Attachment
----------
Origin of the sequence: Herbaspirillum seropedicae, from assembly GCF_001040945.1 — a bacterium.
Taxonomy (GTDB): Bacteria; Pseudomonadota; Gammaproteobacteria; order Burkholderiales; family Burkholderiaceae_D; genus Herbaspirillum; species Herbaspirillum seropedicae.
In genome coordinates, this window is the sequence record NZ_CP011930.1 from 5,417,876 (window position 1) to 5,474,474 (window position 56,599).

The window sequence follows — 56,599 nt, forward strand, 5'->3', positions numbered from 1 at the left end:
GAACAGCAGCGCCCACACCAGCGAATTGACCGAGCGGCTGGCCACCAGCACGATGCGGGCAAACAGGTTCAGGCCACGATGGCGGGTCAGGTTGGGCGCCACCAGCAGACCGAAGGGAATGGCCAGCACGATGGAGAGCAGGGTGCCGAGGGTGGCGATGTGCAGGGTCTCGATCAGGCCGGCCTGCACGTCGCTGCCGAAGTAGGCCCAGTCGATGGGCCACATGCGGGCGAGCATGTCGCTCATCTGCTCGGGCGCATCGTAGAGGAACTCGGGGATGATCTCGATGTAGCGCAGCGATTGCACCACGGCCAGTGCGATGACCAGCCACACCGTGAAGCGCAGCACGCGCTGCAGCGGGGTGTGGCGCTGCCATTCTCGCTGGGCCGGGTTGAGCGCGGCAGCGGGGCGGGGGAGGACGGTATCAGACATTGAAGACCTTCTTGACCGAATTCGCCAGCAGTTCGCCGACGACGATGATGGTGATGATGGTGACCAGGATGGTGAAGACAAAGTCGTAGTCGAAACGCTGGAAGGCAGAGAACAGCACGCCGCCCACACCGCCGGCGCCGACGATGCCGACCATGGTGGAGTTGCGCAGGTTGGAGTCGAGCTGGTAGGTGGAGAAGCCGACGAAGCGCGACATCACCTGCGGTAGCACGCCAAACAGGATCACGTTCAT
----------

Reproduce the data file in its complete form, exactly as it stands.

Origin of the sequence: Herbaspirillum seropedicae, from assembly GCF_001040945.1 — a bacterium.
Taxonomy (GTDB): Bacteria; Pseudomonadota; Gammaproteobacteria; order Burkholderiales; family Burkholderiaceae_D; genus Herbaspirillum; species Herbaspirillum seropedicae.
In genome coordinates, this window is the sequence record NZ_CP011930.1 from 5,417,876 (window position 1) to 5,474,474 (window position 56,599).

The window sequence follows — 56,599 nt, forward strand, 5'->3', positions numbered from 1 at the left end:
GAACAGCAGCGCCCACACCAGCGAATTGACCGAGCGGCTGGCCACCAGCACGATGCGGGCAAACAGGTTCAGGCCACGATGGCGGGTCAGGTTGGGCGCCACCAGCAGACCGAAGGGAATGGCCAGCACGATGGAGAGCAGGGTGCCGAGGGTGGCGATGTGCAGGGTCTCGATCAGGCCGGCCTGCACGTCGCTGCCGAAGTAGGCCCAGTCGATGGGCCACATGCGGGCGAGCATGTCGCTCATCTGCTCGGGCGCATCGTAGAGGAACTCGGGGATGATCTCGATGTAGCGCAGCGATTGCACCACGGCCAGTGCGATGACCAGCCACACCGTGAAGCGCAGCACGCGCTGCAGCGGGGTGTGGCGCTGCCATTCTCGCTGGGCCGGGTTGAGCGCGGCAGCGGGGCGGGGGAGGACGGTATCAGACATTGAAGACCTTCTTGACCGAATTCGCCAGCAGTTCGCCGACGACGATGATGGTGATGATGGTGACCAGGATGGTGAAGACAAAGTCGTAGTCGAAACGCTGGAAGGCAGAGAACAGCACGCCGCCCACACCGCCGGCGCCGACGATGCCGACCATGGTGGAGTTGCGCAGGTTGGAGTCGAGCTGGTAGGTGGAGAAGCCGACGAAGCGCGACATCACCTGCGGTAGCACGCCAAACAGGATCACGTTCAT